Is It Love or Is It a Trauma Bond?

September 1, 2021

Trauma Bond

This is a question I had to ask myself very intentionally and repeatedly in my healing.

Is it really unconditional love, or is it just a trauma bond?

Honestly, it was hard to find a clear answer at first.

I’m a person who hits google and finds books and learns as much as I can about the things I’m working through and healing so I have an intellectual understanding to go alongside the feelings and process work. So much of what’s discussed around trauma bonds is tied to narcissism and abusive relationships.

But what if the person wasn’t an abusive narcissist?

Well, I can say with confidence (from my personal experience), it’s still possible to form a trauma bond even if those factors aren’t present.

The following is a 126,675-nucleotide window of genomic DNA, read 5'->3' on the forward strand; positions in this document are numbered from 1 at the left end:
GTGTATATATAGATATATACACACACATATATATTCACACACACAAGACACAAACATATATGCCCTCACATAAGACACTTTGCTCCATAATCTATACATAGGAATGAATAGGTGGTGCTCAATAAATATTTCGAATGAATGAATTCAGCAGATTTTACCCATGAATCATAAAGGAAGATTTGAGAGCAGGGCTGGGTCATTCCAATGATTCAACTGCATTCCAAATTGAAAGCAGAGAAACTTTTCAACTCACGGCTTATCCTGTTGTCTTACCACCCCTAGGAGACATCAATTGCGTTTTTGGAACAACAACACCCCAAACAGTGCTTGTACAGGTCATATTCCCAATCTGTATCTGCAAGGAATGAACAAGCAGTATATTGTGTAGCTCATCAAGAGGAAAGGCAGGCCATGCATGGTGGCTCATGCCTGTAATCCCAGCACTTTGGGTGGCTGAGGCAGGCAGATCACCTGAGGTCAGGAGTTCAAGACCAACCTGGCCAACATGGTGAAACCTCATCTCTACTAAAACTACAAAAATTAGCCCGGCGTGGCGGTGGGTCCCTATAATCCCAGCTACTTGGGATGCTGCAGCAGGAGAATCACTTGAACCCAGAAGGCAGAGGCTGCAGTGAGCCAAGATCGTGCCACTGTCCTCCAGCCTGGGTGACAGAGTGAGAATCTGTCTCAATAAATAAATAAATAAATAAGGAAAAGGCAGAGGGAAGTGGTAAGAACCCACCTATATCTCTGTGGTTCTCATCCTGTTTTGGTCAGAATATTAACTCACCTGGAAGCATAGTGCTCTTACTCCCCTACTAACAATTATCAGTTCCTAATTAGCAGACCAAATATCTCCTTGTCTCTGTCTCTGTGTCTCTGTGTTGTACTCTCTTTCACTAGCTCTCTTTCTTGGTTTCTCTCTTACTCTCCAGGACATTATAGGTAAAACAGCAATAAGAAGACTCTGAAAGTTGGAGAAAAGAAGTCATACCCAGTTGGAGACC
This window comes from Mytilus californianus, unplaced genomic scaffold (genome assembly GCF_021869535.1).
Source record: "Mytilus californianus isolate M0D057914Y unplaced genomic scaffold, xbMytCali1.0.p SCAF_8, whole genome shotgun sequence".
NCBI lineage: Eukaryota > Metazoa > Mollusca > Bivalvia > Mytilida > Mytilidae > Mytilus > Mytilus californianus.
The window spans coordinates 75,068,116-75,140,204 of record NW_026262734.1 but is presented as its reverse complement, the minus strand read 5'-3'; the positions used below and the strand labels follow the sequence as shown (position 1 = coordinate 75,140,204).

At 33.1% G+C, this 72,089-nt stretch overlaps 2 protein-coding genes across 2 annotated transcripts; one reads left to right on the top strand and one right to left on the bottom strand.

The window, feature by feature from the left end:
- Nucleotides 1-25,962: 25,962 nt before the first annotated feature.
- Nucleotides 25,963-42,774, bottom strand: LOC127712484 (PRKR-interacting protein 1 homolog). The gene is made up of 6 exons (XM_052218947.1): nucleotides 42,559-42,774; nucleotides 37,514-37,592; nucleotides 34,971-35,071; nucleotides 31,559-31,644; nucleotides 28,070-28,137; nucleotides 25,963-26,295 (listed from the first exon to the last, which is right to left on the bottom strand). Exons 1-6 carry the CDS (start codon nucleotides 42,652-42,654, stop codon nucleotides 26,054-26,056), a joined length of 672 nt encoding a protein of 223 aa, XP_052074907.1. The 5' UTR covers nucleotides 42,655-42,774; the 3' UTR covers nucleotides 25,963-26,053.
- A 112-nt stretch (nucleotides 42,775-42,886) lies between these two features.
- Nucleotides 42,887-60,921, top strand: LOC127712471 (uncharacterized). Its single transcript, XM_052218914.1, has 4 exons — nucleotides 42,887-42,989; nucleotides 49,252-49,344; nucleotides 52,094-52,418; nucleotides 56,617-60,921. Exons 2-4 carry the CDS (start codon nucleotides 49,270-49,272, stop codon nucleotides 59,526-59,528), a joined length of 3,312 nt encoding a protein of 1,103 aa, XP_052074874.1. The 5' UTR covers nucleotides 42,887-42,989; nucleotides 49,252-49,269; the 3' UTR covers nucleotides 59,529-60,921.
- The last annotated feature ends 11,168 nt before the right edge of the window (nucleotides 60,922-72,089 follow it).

I’ve had prior relationships where I formed a trauma bond, and they were abusive humans that definitely fell on the narcissism spectrum, but my last relationship was far from that. He was kind and caring without a controlling or manipulative bone in his body. And he was one of the first people I felt safe with in a lot of ways.

Still, I found myself dealing with the signs of a trauma bond! It was just harder to name and identify because there were none of the obvious factors at play.

Trauma Bond

The first time we split up, I moved through the waves of grief and landed back in love.

It felt like clean, beautiful, unconditional love.

“I just want to love him,” I would say as my heart swelled.

And it was true. The desire was overpowering and needed nothing in return. It didn’t matter that he’d already jumped into another relationship. It didn’t matter that I never felt truly met or that the relationship was crazy-making and inconsistent more often than not. It just mattered to me that he knew he was loved and cared for. I wanted to shower this special human with all the love I had inside.